Dirty Jobs: Land Conservation and Environmental Management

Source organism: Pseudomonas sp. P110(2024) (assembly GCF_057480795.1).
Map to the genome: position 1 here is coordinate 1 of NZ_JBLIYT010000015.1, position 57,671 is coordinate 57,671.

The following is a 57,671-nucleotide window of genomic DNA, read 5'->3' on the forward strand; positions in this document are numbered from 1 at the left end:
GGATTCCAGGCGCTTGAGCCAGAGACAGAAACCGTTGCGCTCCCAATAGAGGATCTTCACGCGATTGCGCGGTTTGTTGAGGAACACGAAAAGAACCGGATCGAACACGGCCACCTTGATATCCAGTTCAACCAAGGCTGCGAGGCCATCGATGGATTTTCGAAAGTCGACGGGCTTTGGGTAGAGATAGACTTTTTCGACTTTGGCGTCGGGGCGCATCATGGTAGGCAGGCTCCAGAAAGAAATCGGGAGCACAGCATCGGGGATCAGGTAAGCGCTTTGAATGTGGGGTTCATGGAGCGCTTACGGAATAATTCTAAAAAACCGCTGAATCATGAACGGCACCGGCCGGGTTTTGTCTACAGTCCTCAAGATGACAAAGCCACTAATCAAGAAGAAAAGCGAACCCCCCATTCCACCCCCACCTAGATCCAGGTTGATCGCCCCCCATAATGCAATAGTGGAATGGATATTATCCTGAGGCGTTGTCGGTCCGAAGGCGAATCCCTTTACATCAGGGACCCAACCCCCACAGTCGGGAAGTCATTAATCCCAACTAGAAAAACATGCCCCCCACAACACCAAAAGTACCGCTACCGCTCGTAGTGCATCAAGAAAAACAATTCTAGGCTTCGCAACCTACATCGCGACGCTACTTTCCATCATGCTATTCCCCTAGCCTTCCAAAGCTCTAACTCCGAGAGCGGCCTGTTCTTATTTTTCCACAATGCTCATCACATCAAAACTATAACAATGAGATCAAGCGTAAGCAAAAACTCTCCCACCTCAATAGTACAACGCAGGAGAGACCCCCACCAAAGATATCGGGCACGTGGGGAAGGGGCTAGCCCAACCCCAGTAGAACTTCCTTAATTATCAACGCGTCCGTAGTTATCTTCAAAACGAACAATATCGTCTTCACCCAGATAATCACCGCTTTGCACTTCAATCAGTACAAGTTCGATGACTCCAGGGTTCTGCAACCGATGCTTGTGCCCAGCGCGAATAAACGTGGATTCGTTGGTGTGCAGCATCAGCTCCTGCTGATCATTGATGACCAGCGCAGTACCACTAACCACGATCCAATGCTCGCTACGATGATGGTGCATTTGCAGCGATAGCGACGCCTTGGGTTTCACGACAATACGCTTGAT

My time at Catawba Lands Conservancy and Carolina Thread Trail has been split in many different directions, doing many different types of work, and working with all types of people. You can really learn a lot about the society we live in behind stands of pines and hardwoods, in the riparian lands along our creeks and rivers. Last week I went on a site visit to a Catawba Lands Conservancy (CLC) property (I won’t specify the exact location so all landowners may remain anonymous). This conserved land is separated by just a few parcels, and as many landowners from our most popular natural surface trail in the Carolina Thread Trail (CTT) network. To make this connection, would add about two miles onto our existing trail, and is a very tangible goal depending on landowner cooperation. That being said, I and two others went to the site to walk the corridor and assess trail possibilities. What we were met with was both exciting and discouraging.